Joshua Chamberlain: Civil War Hero

The War Between the States was a difficult time in United States history. For the first time in the history of the new country, neighbors were fighting neighbors and relatives based on geographic location could be on opposite sides of the battle lines. It was also a time when everyday citizens were called to arms to help fight for a cause they believed in. The Civil War saw many new heroes come forward. Joshua Chamberlain,a young citizen from Maine with a family military history, was one such hero that rose to prominence during the war.

Chamberlain was born in Brewer, Maine on September 8, 1828, as the oldest of five children. Chamberlain was a bright child with a thirst for knowledge, and knew that he wanted to continue his education. His college of choice was Bowdoin College in Brunswick, Maine. He knew that in order to pass the entrance exam for the college he would have to know the ancient Greek language. So, to become familiar with the language, Chamberlain was focused enough to teach it to himself and passed the entrance exam.

Joshua Chamberlain entered Bowdoin in 1848 and enjoyed his time in the academic setting and worked toward a career in education. Also during his time in college, he began to enjoy discussing politics, which was something that he would explore later in life. He graduated from Bowdoin in 1852. Shortly after graduating he married Fanny Adams, and began his family and career as a Professor of Rhetoric at Bowdoin. During his time working at the college, Chamberlain taught many different subjects.

When the Civil War broke out, Chamberlain with his high standards of right and wrong that were put into place in college, felt a strong desire to help the Union Army. Many descendants of Joshua Chamberlain had served in the military (i.e. Great Grandfather in the Revolutionary War, Grandfather in the War of 1812, etc…) and Joshua believed it was his duty to enlist in the army to help the cause. However, Bowdoin believed he was too valuable to release and refused to let him enlist. Instead, Chamberlain took a leave of absence and in 1861 promptly enlisted in the army. He was appointed Lieutenant Colonel in the 20th Maine Regiment and began his military career.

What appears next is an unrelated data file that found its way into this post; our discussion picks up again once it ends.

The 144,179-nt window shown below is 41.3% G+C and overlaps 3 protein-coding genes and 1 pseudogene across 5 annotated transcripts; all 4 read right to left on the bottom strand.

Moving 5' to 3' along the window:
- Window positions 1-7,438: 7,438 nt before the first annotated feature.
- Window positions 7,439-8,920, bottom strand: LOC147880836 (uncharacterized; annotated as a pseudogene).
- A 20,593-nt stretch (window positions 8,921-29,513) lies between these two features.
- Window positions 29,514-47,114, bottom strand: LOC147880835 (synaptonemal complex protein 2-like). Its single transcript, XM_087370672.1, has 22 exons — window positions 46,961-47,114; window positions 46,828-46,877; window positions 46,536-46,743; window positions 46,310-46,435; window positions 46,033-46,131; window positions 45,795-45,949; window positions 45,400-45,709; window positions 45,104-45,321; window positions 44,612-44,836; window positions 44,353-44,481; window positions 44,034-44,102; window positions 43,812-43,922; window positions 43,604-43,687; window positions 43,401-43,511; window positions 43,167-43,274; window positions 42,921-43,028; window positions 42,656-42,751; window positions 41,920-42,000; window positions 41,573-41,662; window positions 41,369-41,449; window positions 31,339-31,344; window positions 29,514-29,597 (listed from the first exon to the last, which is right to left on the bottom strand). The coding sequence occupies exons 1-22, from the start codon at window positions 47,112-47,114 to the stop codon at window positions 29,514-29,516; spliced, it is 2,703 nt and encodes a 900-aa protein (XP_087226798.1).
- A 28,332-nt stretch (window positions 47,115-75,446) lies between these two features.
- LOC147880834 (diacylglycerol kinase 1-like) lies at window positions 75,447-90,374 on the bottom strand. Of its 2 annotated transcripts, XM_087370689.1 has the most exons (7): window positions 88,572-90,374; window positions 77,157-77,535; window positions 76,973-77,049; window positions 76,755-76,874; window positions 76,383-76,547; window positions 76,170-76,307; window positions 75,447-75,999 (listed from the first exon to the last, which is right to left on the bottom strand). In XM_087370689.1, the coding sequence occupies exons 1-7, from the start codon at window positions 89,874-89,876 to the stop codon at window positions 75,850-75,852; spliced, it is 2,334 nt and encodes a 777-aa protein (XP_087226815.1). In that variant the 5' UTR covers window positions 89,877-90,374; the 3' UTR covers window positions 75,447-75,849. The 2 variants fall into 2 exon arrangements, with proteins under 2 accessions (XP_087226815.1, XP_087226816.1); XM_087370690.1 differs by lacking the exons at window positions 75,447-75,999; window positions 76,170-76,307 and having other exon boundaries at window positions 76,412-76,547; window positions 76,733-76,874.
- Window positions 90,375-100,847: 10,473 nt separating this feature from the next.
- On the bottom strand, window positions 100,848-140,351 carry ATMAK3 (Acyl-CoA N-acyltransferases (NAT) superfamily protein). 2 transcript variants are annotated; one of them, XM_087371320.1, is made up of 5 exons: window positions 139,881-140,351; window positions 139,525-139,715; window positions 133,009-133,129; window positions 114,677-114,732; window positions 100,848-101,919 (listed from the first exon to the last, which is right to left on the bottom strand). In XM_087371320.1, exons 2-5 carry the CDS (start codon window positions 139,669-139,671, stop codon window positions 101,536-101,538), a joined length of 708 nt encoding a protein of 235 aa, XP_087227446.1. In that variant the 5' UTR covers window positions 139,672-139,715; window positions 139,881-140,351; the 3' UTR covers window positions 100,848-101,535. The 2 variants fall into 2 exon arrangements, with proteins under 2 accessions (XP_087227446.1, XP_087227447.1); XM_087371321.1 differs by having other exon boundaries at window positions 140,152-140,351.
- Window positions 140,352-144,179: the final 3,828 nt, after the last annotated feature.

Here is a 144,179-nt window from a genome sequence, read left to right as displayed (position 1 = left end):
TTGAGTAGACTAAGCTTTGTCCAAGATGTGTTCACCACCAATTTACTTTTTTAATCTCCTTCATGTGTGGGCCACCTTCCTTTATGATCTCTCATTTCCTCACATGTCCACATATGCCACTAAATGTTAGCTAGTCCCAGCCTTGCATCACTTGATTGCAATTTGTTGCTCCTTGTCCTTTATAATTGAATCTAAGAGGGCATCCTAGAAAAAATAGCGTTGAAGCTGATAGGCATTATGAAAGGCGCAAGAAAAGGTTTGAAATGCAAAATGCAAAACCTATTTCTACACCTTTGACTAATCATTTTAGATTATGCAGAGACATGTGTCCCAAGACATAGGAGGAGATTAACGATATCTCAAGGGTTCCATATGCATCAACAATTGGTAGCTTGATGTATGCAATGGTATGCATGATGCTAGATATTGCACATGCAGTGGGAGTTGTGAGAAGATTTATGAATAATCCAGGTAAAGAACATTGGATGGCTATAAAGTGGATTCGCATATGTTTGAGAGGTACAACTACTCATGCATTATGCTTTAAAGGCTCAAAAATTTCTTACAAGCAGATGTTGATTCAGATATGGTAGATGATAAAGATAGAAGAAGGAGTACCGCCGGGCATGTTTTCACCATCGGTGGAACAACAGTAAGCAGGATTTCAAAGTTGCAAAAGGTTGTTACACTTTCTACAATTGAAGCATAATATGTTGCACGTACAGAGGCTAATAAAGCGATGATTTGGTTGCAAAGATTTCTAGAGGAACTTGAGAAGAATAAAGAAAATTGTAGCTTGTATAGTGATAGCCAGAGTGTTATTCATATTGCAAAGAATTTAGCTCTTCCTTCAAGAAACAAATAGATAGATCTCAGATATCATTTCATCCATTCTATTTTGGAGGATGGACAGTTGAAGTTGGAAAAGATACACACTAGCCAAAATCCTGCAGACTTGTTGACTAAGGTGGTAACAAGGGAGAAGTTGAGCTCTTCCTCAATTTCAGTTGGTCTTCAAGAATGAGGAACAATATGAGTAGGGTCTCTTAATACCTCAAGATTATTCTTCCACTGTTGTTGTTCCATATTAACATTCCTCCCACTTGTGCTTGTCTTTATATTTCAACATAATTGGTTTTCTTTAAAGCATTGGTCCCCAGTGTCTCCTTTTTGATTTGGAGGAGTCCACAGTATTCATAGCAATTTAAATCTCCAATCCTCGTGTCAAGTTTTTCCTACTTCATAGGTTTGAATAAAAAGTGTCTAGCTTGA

Chamberlain's regiment was part of several offenses for the Union Army and participated in the Battle of Fredericksburg. Soon after, as a result of the fine work he was doing, Chamberlain was appointed Colonel. Chamberlain achieved notoriety during the Battle of Gettysburg. He was recognized in several publications for his work in defending Little Round Top. At that battle he defended this critical position and created a counter attack which captured many Confederate troops. From his quick thinking and outstanding leadership skills, he became known as the “Lion of the Round Top.”

Because of his work in Gettysburg, in 1864, Chamberlain was appointed the position of Brigade Commander. While participating in the Siege of Petersburg, Chamberlain was wounded and nearly lost his life. However, he recovered and once again led his troops in battle. In total, Chamberlain participated in 20 Civil War battles, was wounded 6 times and received 4 accommodations for bravery. In 1865, Chamberlain was appointed the rank of Major General by President Abraham Lincoln

In April 1865 with the Union Army controlling the war efforts, Chamberlain was informed of General Robert E. Lee’s intention to surrender at Appomattox Court House, and that the Union Army wanted him to preside over the parade of Confederate Officers, which was considered a very important honor. Joshua Chamberlain, hero of the Civil War, was handpicked and conducted the events which brought to an end one of the darkest chapters of American history.

After his military career, he went back home to Maine as a war hero, and went into politics. In 1866, after passing an extensive background check, Joshua Chamberlain was elected as Governor of Maine, by collecting the highest vote total for any Governor in the history of the state of Maine. He ended up serving four one-year terms as Governor. After leaving office he returned to Bowdoin College where he served as College President until 1883 when he retired due to the many injuries he sustained in the war.

Much of his post Civil War life was difficult because of the numerous war injuries. After retirement, he was able to write his Civil War memoir “Passing of the Armies” along with other books about Maine and education. In addition, in 1893, he was awarded the Medal of Honor for his heroic work in the Battle of Gettysburg. However, much of his later life was filled with pain from his injuries limiting what he was able to do. After battling his injuries for years, Chamberlain passed away on February 14, 1914.

The life of Joshua Chamberlain will be remembered for eternity. His actions during the war, especially during the Battle of Gettysburg will be remembered as a key turning point of the war, and was a key contribution for the Union Army winning the war.